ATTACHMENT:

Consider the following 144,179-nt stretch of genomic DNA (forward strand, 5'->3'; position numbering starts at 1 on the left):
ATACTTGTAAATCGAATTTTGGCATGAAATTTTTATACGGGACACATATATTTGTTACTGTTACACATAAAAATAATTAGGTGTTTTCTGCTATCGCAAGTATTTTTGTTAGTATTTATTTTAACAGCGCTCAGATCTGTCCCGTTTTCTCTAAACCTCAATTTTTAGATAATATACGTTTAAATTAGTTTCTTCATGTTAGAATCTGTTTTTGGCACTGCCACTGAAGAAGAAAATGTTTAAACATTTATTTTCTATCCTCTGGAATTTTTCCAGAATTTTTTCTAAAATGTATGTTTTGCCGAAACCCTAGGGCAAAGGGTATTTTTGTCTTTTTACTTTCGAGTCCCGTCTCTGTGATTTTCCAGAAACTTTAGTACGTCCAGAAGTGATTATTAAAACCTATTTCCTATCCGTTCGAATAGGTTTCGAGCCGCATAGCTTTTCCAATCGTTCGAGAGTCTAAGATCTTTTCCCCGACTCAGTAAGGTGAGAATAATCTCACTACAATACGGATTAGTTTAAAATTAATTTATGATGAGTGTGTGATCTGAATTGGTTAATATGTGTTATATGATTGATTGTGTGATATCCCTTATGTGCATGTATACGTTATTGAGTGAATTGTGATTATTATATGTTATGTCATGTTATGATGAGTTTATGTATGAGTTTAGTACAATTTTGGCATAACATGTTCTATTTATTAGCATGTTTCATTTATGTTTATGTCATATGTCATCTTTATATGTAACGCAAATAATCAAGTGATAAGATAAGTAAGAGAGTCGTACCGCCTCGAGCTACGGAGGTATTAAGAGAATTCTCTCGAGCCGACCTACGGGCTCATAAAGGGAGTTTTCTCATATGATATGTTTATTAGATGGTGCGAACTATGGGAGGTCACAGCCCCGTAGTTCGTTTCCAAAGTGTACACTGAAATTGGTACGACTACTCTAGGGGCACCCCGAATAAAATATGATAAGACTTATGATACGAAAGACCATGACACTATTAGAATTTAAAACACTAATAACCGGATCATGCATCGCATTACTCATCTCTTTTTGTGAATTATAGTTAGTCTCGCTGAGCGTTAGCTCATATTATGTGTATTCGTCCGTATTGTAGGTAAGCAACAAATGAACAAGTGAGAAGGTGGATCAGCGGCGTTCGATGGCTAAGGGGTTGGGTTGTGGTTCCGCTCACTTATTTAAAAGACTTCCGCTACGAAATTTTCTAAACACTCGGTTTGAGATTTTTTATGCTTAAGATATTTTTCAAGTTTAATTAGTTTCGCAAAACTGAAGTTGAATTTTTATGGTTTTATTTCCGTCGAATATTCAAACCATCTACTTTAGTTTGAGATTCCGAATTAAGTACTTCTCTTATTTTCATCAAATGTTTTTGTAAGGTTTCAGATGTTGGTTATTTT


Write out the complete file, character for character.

Consider the following 144,179-nt stretch of genomic DNA (forward strand, 5'->3'; position numbering starts at 1 on the left):
ATACTTGTAAATCGAATTTTGGCATGAAATTTTTATACGGGACACATATATTTGTTACTGTTACACATAAAAATAATTAGGTGTTTTCTGCTATCGCAAGTATTTTTGTTAGTATTTATTTTAACAGCGCTCAGATCTGTCCCGTTTTCTCTAAACCTCAATTTTTAGATAATATACGTTTAAATTAGTTTCTTCATGTTAGAATCTGTTTTTGGCACTGCCACTGAAGAAGAAAATGTTTAAACATTTATTTTCTATCCTCTGGAATTTTTCCAGAATTTTTTCTAAAATGTATGTTTTGCCGAAACCCTAGGGCAAAGGGTATTTTTGTCTTTTTACTTTCGAGTCCCGTCTCTGTGATTTTCCAGAAACTTTAGTACGTCCAGAAGTGATTATTAAAACCTATTTCCTATCCGTTCGAATAGGTTTCGAGCCGCATAGCTTTTCCAATCGTTCGAGAGTCTAAGATCTTTTCCCCGACTCAGTAAGGTGAGAATAATCTCACTACAATACGGATTAGTTTAAAATTAATTTATGATGAGTGTGTGATCTGAATTGGTTAATATGTGTTATATGATTGATTGTGTGATATCCCTTATGTGCATGTATACGTTATTGAGTGAATTGTGATTATTATATGTTATGTCATGTTATGATGAGTTTATGTATGAGTTTAGTACAATTTTGGCATAACATGTTCTATTTATTAGCATGTTTCATTTATGTTTATGTCATATGTCATCTTTATATGTAACGCAAATAATCAAGTGATAAGATAAGTAAGAGAGTCGTACCGCCTCGAGCTACGGAGGTATTAAGAGAATTCTCTCGAGCCGACCTACGGGCTCATAAAGGGAGTTTTCTCATATGATATGTTTATTAGATGGTGCGAACTATGGGAGGTCACAGCCCCGTAGTTCGTTTCCAAAGTGTACACTGAAATTGGTACGACTACTCTAGGGGCACCCCGAATAAAATATGATAAGACTTATGATACGAAAGACCATGACACTATTAGAATTTAAAACACTAATAACCGGATCATGCATCGCATTACTCATCTCTTTTTGTGAATTATAGTTAGTCTCGCTGAGCGTTAGCTCATATTATGTGTATTCGTCCGTATTGTAGGTAAGCAACAAATGAACAAGTGAGAAGGTGGATCAGCGGCGTTCGATGGCTAAGGGGTTGGGTTGTGGTTCCGCTCACTTATTTAAAAGACTTCCGCTACGAAATTTTCTAAACACTCGGTTTGAGATTTTTTATGCTTAAGATATTTTTCAAGTTTAATTAGTTTCGCAAAACTGAAGTTGAATTTTTATGGTTTTATTTCCGTCGAATATTCAAACCATCTACTTTAGTTTGAGATTCCGAATTAAGTACTTCTCTTATTTTCATCAAATGTTTTTGTAAGGTTTCAGATGTTGGTTATTTT